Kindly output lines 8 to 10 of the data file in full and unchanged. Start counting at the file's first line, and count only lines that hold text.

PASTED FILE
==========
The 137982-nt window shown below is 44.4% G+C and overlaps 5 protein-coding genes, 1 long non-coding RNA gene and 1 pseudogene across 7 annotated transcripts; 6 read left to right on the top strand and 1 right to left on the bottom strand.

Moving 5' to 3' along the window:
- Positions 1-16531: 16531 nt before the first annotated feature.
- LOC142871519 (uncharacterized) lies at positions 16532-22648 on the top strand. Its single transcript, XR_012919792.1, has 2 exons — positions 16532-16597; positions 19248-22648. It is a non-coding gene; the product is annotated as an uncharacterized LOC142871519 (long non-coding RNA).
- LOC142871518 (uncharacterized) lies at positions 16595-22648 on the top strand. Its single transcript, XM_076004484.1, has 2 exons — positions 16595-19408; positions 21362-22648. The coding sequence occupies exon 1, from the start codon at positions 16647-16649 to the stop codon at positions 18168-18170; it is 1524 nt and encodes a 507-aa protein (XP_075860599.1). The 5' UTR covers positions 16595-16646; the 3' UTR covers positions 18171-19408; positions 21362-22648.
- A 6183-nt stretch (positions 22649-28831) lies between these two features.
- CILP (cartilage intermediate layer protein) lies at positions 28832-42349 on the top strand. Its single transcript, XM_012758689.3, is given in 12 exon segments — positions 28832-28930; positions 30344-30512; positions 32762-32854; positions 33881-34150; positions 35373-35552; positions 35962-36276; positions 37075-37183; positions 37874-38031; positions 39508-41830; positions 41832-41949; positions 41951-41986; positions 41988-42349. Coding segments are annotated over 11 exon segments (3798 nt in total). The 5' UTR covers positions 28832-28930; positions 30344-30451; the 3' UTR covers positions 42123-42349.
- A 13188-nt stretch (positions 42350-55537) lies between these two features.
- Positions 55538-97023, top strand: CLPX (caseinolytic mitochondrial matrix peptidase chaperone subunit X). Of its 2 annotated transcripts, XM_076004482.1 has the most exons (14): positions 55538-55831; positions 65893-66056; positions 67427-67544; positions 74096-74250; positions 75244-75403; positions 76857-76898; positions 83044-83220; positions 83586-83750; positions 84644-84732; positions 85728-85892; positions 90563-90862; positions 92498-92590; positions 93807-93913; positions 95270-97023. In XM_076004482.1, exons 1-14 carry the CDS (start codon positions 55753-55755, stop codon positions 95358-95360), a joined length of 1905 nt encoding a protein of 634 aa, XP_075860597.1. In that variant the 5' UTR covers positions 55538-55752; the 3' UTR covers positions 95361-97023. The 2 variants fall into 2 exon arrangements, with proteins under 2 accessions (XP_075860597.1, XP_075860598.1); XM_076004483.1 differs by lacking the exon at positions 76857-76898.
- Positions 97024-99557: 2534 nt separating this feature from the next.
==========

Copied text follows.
- A 13188-nt stretch (positions 42350-55537) lies between these two features.
- Positions 55538-97023, top strand: CLPX (caseinolytic mitochondrial matrix peptidase chaperone subunit X). Of its 2 annotated transcripts, XM_076004482.1 has the most exons (14): positions 55538-55831; positions 65893-66056; positions 67427-67544; positions 74096-74250; positions 75244-75403; positions 76857-76898; positions 83044-83220; positions 83586-83750; positions 84644-84732; positions 85728-85892; positions 90563-90862; positions 92498-92590; positions 93807-93913; positions 95270-97023. In XM_076004482.1, exons 1-14 carry the CDS (start codon positions 55753-55755, stop codon positions 95358-95360), a joined length of 1905 nt encoding a protein of 634 aa, XP_075860597.1. In that variant the 5' UTR covers positions 55538-55752; the 3' UTR covers positions 95361-97023. The 2 variants fall into 2 exon arrangements, with proteins under 2 accessions (XP_075860597.1, XP_075860598.1); XM_076004483.1 differs by lacking the exon at positions 76857-76898.
- Positions 97024-99557: 2534 nt separating this feature from the next.